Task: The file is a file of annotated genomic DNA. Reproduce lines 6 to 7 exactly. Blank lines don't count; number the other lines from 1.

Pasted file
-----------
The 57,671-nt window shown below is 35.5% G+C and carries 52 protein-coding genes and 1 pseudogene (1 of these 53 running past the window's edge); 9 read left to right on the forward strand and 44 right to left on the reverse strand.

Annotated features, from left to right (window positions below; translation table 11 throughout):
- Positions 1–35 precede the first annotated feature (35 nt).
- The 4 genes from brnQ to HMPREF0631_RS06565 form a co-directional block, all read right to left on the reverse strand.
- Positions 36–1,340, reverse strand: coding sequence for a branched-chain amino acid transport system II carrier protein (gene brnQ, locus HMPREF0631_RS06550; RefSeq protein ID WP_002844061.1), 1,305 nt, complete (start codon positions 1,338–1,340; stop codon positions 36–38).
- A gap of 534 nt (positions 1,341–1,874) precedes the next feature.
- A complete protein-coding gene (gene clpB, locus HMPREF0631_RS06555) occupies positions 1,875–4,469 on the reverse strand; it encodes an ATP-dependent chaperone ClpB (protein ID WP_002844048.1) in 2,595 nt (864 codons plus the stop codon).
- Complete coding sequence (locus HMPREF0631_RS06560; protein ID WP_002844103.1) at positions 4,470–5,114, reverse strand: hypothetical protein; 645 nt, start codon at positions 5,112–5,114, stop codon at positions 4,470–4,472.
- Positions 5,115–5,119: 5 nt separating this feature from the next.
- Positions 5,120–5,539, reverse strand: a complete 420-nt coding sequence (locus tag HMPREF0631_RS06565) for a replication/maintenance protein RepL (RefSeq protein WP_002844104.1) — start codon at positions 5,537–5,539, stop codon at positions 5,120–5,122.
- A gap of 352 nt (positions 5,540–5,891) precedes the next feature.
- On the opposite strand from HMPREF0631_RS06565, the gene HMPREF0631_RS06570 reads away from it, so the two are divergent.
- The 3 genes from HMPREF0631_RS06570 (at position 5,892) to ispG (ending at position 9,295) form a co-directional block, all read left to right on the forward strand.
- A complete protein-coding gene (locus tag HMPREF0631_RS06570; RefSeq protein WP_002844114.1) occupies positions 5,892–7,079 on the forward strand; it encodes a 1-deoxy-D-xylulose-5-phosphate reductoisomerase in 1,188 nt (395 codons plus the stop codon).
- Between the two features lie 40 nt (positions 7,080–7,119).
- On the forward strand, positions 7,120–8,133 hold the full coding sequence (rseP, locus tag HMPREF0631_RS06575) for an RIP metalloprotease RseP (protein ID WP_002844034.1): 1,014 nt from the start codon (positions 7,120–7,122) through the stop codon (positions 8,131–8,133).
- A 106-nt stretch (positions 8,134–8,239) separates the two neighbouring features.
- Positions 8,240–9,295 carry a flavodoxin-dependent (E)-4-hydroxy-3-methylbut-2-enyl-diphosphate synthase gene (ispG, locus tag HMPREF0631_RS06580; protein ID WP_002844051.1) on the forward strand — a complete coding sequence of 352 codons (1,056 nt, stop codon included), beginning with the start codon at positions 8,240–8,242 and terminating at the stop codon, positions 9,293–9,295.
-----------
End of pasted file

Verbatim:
- A gap of 534 nt (positions 1,341–1,874) precedes the next feature.
- A complete protein-coding gene (gene clpB, locus HMPREF0631_RS06555) occupies positions 1,875–4,469 on the reverse strand; it encodes an ATP-dependent chaperone ClpB (protein ID WP_002844048.1) in 2,595 nt (864 codons plus the stop codon).